People are all around us and we interact with others every day. Whether you are online, on the phone or in person, our intersections with each other create ripple effects with unknown (and sometimes unexpected) consequences.
Many success specialists from Dale Carnegie to Jack Canfield remind us that, to become successful in bringing our vision to life, it is key to surround yourself with successful and positive people.
Are you called to a higher purpose? What vision are you bringing to life?
When talking with Coach Quornesha S. Lemon on how this applies for her and her clients, she points out that it helps to have a strong sense of perception. By being alert to the emotional tone of others, it is easier to communicate and navigate negotiations and relationships to create better results for yourself and others.
Likewise, choosing colleagues and co-workers who resonate with you, whether you are having a phone call or hanging out, can help create an atmosphere of positive energy that extends into all areas of your work and life.
Lemon recommends that being busy, even when you are not busy, is useful for handling negative people. No matter what it is, if you are occupied when a negative person calls, you will have an option to keep your conversation short, minimizing negativity and allowing you to stay focused on higher priorities.
Special thanks to Christie Batt, M.A., for sharing her experience and insights on this core concern for busy professionals and entrepreneurs. Read on for a powerful perspective!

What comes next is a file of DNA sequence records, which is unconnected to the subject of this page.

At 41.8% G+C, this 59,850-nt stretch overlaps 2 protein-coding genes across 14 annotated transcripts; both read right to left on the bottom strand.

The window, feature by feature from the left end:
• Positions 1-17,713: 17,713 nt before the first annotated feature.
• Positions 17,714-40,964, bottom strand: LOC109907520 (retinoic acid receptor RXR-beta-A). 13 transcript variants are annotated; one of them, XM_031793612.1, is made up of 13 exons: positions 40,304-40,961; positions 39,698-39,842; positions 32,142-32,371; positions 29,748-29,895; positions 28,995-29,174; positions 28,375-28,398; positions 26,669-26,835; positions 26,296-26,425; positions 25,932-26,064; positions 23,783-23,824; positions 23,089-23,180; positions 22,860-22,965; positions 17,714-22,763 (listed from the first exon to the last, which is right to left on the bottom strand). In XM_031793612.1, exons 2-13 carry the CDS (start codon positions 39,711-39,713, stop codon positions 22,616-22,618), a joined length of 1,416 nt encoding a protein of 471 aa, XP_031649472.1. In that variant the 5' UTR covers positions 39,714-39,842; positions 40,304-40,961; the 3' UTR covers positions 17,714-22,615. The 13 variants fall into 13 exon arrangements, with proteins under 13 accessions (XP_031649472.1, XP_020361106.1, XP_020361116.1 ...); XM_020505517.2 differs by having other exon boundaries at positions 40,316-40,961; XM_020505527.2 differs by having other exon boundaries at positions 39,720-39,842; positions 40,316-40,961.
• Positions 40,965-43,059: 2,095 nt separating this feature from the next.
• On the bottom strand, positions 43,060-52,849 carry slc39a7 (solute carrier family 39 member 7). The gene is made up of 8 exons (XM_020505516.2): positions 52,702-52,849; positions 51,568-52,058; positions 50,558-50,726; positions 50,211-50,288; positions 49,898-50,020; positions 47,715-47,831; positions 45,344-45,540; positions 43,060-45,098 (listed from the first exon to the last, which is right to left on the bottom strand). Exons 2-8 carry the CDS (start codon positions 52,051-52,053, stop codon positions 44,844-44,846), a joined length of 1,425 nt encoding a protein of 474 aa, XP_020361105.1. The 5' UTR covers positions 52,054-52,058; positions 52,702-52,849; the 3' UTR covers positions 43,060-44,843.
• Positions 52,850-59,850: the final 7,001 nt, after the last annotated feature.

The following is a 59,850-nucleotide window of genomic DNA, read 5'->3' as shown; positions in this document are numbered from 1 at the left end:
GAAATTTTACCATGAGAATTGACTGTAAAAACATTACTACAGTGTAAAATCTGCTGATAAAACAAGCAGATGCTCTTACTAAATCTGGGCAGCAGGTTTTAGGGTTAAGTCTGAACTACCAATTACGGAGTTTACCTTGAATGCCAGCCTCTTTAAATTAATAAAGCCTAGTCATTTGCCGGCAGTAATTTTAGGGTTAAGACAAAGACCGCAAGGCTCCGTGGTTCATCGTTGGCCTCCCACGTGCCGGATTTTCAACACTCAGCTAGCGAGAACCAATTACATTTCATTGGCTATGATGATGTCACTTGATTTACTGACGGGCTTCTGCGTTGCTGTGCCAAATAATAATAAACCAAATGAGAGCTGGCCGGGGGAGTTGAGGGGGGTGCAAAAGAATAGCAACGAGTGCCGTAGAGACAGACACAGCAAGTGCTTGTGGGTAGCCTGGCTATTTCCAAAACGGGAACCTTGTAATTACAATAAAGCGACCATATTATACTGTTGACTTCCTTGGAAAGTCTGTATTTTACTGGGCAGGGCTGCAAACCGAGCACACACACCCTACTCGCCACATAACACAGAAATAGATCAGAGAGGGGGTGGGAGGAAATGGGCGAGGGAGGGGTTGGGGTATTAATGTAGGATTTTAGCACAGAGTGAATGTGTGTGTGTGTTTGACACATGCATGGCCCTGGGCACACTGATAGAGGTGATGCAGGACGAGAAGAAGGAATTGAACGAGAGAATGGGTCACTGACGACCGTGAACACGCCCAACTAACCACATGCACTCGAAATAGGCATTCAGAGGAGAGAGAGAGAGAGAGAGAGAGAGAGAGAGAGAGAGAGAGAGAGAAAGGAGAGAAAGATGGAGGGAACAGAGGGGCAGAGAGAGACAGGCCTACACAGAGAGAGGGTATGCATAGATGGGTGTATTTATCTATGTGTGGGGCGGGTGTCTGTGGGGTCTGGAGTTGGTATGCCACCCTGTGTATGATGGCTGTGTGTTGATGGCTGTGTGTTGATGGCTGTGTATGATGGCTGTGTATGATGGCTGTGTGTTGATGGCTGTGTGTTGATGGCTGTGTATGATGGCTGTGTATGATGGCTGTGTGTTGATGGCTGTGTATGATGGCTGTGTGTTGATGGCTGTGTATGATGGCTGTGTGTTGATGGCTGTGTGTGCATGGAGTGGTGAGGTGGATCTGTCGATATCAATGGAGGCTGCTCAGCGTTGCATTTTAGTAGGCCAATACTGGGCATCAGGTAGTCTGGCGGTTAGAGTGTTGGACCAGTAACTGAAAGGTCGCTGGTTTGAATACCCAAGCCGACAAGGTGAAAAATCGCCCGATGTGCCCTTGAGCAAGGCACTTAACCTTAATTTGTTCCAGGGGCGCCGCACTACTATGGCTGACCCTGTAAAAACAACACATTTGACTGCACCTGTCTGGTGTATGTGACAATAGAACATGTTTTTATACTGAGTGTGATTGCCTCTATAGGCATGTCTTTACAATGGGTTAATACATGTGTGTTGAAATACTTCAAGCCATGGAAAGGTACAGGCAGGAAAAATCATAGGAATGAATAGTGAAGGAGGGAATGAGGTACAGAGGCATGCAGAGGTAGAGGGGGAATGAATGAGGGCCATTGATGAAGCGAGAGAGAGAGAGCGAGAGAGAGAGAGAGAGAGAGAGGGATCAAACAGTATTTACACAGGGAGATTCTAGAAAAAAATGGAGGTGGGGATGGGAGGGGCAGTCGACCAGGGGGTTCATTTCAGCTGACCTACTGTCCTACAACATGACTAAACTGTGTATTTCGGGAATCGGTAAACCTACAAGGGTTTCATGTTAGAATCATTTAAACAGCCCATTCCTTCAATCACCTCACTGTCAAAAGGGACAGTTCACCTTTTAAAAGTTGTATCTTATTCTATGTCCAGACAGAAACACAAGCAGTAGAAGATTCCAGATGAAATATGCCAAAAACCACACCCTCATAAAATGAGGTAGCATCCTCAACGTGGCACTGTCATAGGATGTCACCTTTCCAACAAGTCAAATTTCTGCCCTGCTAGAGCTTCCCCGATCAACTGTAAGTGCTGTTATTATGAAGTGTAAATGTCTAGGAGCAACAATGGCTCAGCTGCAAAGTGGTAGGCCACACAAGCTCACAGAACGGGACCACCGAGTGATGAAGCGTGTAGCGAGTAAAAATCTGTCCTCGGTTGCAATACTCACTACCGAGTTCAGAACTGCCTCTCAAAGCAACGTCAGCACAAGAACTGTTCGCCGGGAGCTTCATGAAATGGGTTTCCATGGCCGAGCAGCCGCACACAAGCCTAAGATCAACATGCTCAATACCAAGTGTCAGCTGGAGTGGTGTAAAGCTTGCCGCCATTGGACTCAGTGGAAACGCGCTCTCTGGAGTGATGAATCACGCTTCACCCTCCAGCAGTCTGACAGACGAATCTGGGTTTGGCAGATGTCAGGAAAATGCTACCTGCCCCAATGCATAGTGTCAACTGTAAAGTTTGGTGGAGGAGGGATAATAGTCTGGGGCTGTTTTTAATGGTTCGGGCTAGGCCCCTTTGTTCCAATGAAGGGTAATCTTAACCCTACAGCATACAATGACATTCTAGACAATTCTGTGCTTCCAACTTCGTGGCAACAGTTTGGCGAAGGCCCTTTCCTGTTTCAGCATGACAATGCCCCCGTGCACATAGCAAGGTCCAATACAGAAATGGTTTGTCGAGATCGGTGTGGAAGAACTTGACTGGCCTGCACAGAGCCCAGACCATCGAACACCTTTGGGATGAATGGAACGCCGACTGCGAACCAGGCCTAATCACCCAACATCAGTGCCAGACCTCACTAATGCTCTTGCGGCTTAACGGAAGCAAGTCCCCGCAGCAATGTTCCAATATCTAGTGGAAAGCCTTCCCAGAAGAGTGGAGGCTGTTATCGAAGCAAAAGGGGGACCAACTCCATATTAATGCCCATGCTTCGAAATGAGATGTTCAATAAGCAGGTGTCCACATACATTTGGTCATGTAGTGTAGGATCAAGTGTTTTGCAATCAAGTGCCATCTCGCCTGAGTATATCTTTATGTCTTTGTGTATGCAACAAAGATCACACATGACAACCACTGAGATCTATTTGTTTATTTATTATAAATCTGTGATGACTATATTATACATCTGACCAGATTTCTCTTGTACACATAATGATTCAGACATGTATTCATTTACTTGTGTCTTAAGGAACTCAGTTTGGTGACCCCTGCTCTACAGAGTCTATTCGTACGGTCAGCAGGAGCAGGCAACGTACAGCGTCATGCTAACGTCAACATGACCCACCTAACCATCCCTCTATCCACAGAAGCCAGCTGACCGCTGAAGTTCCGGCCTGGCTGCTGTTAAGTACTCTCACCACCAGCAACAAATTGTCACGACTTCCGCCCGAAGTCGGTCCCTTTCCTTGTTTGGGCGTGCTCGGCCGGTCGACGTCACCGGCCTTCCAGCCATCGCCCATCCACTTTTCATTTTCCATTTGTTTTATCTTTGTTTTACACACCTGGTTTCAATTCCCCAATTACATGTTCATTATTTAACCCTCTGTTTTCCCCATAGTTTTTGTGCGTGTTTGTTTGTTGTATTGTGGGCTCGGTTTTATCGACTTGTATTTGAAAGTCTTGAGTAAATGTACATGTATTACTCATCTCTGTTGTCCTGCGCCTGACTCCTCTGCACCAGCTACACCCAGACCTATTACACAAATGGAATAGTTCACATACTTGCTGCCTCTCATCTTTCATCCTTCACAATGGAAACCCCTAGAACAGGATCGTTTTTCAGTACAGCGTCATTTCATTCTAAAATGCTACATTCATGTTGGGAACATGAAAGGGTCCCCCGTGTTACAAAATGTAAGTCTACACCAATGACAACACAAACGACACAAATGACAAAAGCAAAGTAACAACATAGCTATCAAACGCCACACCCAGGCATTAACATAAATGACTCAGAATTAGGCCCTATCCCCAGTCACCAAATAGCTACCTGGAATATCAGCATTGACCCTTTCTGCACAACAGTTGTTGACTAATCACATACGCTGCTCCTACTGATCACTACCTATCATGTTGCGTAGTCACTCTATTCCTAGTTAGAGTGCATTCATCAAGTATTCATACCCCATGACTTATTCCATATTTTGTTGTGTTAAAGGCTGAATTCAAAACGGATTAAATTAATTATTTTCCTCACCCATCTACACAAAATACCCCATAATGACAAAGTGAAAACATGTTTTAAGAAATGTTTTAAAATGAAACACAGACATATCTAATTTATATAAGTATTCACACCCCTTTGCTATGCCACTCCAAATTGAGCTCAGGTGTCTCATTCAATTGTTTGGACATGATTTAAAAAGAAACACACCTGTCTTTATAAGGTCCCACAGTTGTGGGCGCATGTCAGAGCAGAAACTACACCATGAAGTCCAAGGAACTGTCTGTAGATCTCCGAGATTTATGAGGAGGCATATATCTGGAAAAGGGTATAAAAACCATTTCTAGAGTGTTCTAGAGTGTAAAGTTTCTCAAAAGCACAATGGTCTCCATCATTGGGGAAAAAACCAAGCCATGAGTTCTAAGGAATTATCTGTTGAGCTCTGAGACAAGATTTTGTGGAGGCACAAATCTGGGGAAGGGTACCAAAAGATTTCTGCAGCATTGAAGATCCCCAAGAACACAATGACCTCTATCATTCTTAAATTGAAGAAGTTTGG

Recently, I was in my office and found myself struggling with a business decision. I had come across a series of treatment centers listed in a periodical and wanted to reach out to them as a resource for post-treatment referrals. There were hundreds of centers, with various approaches and specialties. All of the sudden I was frozen, paralyzed, couldn’t decide what to do (who to call, what to say, which ones to approach). Finally, I hit the pause button on my mental spin cycle, pulled out my meditation cushion, and sat down - right in the middle of my office. I proceeded to center myself. Pray. Breathe. Calm my mind. In a surprisingly short amount of time, through the calm and silence came guidance. I went back to my desk, and in a completely altered state of mind from a few minutes prior, knew exactly what to do.
We may have the practice to turn to a higher source for support and guidance when things are big: life-altering decisions, deep problems, relationship issues - or even the daily meditation, prayer, chanting, silence, yoga, etc. But how often do we consult on the smaller things? Most of our lives today are a struggle to navigate a long list of tasks, assignments, issues, relationships, problems and worries. How badly we need a set of broader shoulders to ease the intensity, find solutions, and provide moment-to-moment peace and serenity!
I used to work out of a home office... There were too many days when I felt isolated and overwhelmed, as if I had do to it all on my own.
Recently talking with some of our Holistic Chamber of Commerce Chapter Presidents, the benefits of networking in a community of like-minded professionals - both online and at local meetings - came up. Meeting visitors often have questions about how it works.
After asking around, I found that Judy Santos, owner of OfficeSlice CoWorking, has a helpful definition to start with: "Community has a variety of meanings. Families buy into a neighborhood because of the "community" and entrepreneurs can join a coworking space to gain community, or your hobby can place you automatically into a community. But what does community really mean? I believe it to be a collection of people, from various industries, locales and backgrounds, brought together for a common purpose. We all belong to a number of communities, and participation in the community is the key to its success."
However you personally define community, most people seem to agree it can be very helpful in providing support for personal and/or professional success. Here are ideas to help you make the most of a business-oriented community: